“I took nourishment for the first time in many days, asked for my clothing as I began to feel it was time to move and get ready to go to Zion as I expected each mail would bring my notification to be in Liverpool at a stated period. My clothing were refused me, but were promised if I continued to mend and get stronger, I might sit up in a few days. I watched my chance when my attendant left the room and I crawled to the wardrobe and got my pants and after several trials and several rests, I succeeded in getting them on and was part way downstairs when I met the nurse coming up with some refreshments. She screamed— I sat down, took my time and after a while succeeded in getting to the room downstairs to the utter astonishment of mother and the family, who the night previous had been expecting to carry me before long to the bone yard. I was there, a living monument of God’s mercy and the power of faith through the ordinance of the Gospel for no medicine had passed my lips and they could not but acknowledge some superior power had saved my life and raised me up from the very verge of death.”
The quotations from the life of Samuel Roskelley are indications of the motivating forces of his life.
In his diary Samuel Roskelley writes that to the credit of his parents, their opposition was broken and they helped him collect some things to go to America. The ship Falcon on which he traveled to America set sail on Saturday, March 26th, 1853. He reports that at an age of sixteen years two months and twenty-six days old, he left his home, his friends, his kindred and everything that was near and dear to him on the earth to follow the Lord and obey his commandments. A voyage of seven weeks and two days brought them to New Orleans. There they changed boats and sailed up the Mississippi River to Keokuk, Iowa, which was the outfitting point for Mormon immigrants.
At that time he and a number of other Mormons about his age went across the river to visit the city of Nauvoo. In his diary he says: “I crossed the river and spent several hours in looking among the ruins left by the mob who sacked the city and drove the Saints out, also destroying the once magnificent temple built by the hands of God’s chosen people. There was but little of the walls standing of that once blessed edifice and but few houses inhabited. It seemed to be a “deserted city” where once the feet of Holy Men and Women had trod and evidences of thrift and industry were seen on every hand. Now all was silent as the grave and all I saw that gave evidence of life was a few women passing in and out of the houses and curling smoke from a few of the chimneys.”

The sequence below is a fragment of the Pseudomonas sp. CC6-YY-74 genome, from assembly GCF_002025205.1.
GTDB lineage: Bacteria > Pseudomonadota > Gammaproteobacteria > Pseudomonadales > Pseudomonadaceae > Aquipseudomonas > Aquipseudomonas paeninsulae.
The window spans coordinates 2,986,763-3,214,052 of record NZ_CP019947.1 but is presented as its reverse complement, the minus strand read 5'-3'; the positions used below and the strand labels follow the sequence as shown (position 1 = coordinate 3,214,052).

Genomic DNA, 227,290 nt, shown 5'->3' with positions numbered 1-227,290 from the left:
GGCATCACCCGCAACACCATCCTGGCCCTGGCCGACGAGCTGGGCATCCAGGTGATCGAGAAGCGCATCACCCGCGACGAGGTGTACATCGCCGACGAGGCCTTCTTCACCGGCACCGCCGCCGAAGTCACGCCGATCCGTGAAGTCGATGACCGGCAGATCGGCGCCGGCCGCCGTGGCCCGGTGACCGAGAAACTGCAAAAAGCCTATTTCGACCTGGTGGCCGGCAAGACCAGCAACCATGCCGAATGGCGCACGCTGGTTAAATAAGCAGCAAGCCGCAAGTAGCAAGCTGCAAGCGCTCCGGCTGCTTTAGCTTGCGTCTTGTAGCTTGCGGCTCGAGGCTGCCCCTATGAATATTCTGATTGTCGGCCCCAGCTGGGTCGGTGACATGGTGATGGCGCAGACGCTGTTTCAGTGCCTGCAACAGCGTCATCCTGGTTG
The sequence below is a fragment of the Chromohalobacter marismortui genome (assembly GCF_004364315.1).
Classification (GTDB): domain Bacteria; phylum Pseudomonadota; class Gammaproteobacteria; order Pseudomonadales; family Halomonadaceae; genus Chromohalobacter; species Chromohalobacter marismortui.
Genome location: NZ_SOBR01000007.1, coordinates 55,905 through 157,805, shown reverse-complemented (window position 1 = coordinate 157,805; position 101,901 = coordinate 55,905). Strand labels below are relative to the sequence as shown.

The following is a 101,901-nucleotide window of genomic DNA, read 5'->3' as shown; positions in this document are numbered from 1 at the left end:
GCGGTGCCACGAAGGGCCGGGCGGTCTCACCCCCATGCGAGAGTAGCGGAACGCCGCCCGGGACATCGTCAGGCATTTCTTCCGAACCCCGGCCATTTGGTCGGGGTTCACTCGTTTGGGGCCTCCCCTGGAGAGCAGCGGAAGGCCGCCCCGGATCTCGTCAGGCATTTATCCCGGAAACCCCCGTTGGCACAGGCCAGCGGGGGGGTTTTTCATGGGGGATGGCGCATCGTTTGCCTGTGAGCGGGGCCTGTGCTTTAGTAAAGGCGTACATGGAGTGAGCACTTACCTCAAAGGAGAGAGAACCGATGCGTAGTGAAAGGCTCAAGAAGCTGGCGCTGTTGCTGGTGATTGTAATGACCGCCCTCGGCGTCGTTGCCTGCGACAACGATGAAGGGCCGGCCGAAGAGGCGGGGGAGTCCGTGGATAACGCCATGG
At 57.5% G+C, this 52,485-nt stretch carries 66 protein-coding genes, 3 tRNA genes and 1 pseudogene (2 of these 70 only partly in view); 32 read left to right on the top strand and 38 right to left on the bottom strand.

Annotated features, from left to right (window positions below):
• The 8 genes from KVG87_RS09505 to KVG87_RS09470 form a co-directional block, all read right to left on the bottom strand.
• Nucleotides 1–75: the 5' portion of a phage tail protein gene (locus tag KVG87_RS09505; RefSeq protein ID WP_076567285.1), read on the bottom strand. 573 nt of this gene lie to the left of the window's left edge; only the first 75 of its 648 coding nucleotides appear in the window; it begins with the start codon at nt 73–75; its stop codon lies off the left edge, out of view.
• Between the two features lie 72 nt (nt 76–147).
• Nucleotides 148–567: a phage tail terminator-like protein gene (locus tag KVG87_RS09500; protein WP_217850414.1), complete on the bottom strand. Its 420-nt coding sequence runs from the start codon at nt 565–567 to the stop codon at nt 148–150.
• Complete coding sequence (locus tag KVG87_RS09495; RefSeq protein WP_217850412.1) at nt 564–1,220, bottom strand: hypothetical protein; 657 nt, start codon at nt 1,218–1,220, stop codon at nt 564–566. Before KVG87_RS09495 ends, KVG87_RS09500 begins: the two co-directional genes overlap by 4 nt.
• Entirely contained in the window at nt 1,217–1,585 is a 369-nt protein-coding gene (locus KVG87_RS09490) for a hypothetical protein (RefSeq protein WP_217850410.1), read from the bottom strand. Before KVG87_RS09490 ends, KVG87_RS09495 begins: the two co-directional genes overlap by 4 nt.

Samuel Roskelley was included in a company to travel to Utah that was organized under the leadership of Appleton M. Harmon. In his diary he writes very interestingly of the problems of a group of people learning to function as a traveling company. He sheds much light upon the problems of crossing the plains. “Thirteen or fourteen of the teams were composed of young wild steers with perhaps one yoke of partly-broke cattle to each wagon. Teamsters composed of men fresh from cotton factories and workshops— many of whom had never seen two animals with a yoke on their nicks before arriving at the camp ground at Keokuk. They knew as much about Gee and Haw as the unbroken steers in the team.”
“In using a whip, such teamsters would frequently strike themselves as well as the animals they were aiming at. Plank roads were frequent and sometimes of considerable length, bridging large and deep sloughs and ponds of stagnant water. While passing over these roads, herders would be placed each side of the teams. This in many instances would do more to frighten than keep the team straight; consequently, many of the teams made a wild run for the sloughs to gain freedom, running over their herders and into water and mud halfway un their sides, tipping over wagons, breaking bows, boxes, tongues and ruining the contents of the wagons with mud and water while the united yelling of Woa from the teamsters and herders frightened the cattle until they would get so badly tangled up with turned yokes and the chains around their legs and horns that an axe in the hand of an experienced man would have to be used to cut the bows and free the cattle from death by drowning.”
“The accusations from teamsters or herders, or both, would follow in quick succession and while wading from knee deep to half way up to the armpits in mud and slough would be forgotten for the time being and war or words unbecoming Saints— indulged in. Thus on our road to Zion we had the privilege of learning the art of self-government if we would improve it. As night came on, camp was formed on as dry a place as could be found near a creek and the cattle unchained from each other would be turned out to feed after a colored string of some sort had been tied around the horses or the yoke by a green teamsters so he might know his cattle when driven up in the morning. Wood and water brought to camp and the skill of a green factory girl, as also the English housewife would be tested in frying bacon and flapjacks for the mess. (Usually of ten persons.) Burnt fingers, scorched hair, tired limbs and more tired throats of the men who lay around the fire stretched upon the ground to get a little ease for their aching limbs or drying their clothes after wading through the sloughs and mud, closed the day’s labors after prayer and the settling of the guard for the night. Matters improved day by day as the teamsters and cattle knew each other better.”